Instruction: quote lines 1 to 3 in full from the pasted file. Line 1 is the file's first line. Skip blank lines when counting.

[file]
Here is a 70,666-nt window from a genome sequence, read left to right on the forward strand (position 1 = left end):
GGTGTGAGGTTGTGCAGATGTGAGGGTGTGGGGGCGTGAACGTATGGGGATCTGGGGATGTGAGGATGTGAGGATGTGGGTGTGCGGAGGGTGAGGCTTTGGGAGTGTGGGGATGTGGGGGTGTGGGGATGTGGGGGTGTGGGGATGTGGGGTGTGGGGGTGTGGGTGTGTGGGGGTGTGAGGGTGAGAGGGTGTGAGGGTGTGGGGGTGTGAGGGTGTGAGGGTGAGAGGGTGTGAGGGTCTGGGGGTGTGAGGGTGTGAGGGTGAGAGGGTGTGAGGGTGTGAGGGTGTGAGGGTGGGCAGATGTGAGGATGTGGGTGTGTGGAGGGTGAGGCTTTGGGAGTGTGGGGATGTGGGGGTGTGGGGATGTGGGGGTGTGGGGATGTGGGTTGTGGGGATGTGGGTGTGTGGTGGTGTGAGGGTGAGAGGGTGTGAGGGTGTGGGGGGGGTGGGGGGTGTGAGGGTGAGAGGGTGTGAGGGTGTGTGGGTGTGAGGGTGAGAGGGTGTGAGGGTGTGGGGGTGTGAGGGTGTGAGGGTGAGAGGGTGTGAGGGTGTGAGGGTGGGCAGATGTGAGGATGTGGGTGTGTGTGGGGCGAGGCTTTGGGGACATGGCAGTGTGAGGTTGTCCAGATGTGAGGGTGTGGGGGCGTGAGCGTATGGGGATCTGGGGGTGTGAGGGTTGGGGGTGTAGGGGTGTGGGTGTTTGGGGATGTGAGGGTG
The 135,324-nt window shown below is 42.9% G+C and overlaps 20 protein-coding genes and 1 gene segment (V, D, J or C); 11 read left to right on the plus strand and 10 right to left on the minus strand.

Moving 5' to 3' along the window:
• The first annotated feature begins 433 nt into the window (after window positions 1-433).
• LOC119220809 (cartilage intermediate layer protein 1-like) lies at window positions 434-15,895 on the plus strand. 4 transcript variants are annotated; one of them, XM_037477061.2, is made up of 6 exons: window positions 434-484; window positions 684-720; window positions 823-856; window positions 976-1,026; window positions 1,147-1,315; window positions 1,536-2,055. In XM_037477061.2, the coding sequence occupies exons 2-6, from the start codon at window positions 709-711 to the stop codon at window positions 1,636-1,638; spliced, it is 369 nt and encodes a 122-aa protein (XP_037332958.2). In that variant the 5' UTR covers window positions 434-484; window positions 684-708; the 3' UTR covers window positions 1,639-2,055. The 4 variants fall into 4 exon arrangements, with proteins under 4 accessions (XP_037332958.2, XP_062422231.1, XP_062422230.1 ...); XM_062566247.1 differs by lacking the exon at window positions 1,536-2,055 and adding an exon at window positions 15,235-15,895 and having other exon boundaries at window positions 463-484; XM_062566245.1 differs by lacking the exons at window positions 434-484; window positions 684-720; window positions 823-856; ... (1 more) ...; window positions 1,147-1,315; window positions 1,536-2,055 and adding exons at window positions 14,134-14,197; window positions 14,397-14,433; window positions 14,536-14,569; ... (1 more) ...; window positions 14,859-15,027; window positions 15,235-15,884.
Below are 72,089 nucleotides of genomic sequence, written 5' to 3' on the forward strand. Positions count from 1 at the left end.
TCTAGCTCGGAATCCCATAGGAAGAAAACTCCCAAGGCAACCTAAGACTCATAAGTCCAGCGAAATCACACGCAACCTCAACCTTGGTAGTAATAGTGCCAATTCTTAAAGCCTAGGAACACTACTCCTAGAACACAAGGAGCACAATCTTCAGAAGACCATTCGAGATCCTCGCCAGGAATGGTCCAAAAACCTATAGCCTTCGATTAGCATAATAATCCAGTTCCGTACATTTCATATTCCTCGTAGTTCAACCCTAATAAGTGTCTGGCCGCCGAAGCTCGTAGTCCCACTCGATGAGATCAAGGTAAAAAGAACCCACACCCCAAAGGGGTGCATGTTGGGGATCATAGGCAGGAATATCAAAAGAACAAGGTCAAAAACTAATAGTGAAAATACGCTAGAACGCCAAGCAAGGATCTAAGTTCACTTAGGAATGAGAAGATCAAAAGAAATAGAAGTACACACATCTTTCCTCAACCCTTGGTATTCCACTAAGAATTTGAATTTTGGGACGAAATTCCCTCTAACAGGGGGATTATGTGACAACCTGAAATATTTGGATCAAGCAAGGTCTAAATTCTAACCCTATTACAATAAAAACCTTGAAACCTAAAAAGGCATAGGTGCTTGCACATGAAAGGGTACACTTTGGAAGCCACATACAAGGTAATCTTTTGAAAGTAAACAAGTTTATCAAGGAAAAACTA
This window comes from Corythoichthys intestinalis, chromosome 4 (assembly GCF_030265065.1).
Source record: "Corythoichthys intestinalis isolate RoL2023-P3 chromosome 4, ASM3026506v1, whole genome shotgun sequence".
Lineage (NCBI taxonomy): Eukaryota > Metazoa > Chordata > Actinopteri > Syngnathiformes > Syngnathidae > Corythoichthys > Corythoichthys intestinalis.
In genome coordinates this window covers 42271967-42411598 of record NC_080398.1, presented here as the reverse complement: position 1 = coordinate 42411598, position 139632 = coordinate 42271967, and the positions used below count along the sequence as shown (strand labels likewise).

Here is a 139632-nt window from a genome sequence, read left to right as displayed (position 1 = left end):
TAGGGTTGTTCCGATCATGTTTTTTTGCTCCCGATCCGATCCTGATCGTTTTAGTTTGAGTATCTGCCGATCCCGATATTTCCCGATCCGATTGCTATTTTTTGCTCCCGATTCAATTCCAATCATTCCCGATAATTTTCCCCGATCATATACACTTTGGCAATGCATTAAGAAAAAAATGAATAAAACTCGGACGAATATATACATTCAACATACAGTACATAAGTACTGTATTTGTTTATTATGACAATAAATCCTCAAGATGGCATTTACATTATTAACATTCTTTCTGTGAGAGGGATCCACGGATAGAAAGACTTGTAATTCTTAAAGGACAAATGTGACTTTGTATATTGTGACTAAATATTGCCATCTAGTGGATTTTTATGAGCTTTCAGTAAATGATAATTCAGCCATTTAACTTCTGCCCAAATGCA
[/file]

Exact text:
Here is a 70,666-nt window from a genome sequence, read left to right on the forward strand (position 1 = left end):
GGTGTGAGGTTGTGCAGATGTGAGGGTGTGGGGGCGTGAACGTATGGGGATCTGGGGATGTGAGGATGTGAGGATGTGGGTGTGCGGAGGGTGAGGCTTTGGGAGTGTGGGGATGTGGGGGTGTGGGGATGTGGGGGTGTGGGGATGTGGGGTGTGGGGGTGTGGGTGTGTGGGGGTGTGAGGGTGAGAGGGTGTGAGGGTGTGGGGGTGTGAGGGTGTGAGGGTGAGAGGGTGTGAGGGTCTGGGGGTGTGAGGGTGTGAGGGTGAGAGGGTGTGAGGGTGTGAGGGTGTGAGGGTGGGCAGATGTGAGGATGTGGGTGTGTGGAGGGTGAGGCTTTGGGAGTGTGGGGATGTGGGGGTGTGGGGATGTGGGGGTGTGGGGATGTGGGTTGTGGGGATGTGGGTGTGTGGTGGTGTGAGGGTGAGAGGGTGTGAGGGTGTGGGGGGGGTGGGGGGTGTGAGGGTGAGAGGGTGTGAGGGTGTGTGGGTGTGAGGGTGAGAGGGTGTGAGGGTGTGGGGGTGTGAGGGTGTGAGGGTGAGAGGGTGTGAGGGTGTGAGGGTGGGCAGATGTGAGGATGTGGGTGTGTGTGGGGCGAGGCTTTGGGGACATGGCAGTGTGAGGTTGTCCAGATGTGAGGGTGTGGGGGCGTGAGCGTATGGGGATCTGGGGGTGTGAGGGTTGGGGGTGTAGGGGTGTGGGTGTTTGGGGATGTGAGGGTG
The 135,324-nt window shown below is 42.9% G+C and overlaps 20 protein-coding genes and 1 gene segment (V, D, J or C); 11 read left to right on the plus strand and 10 right to left on the minus strand.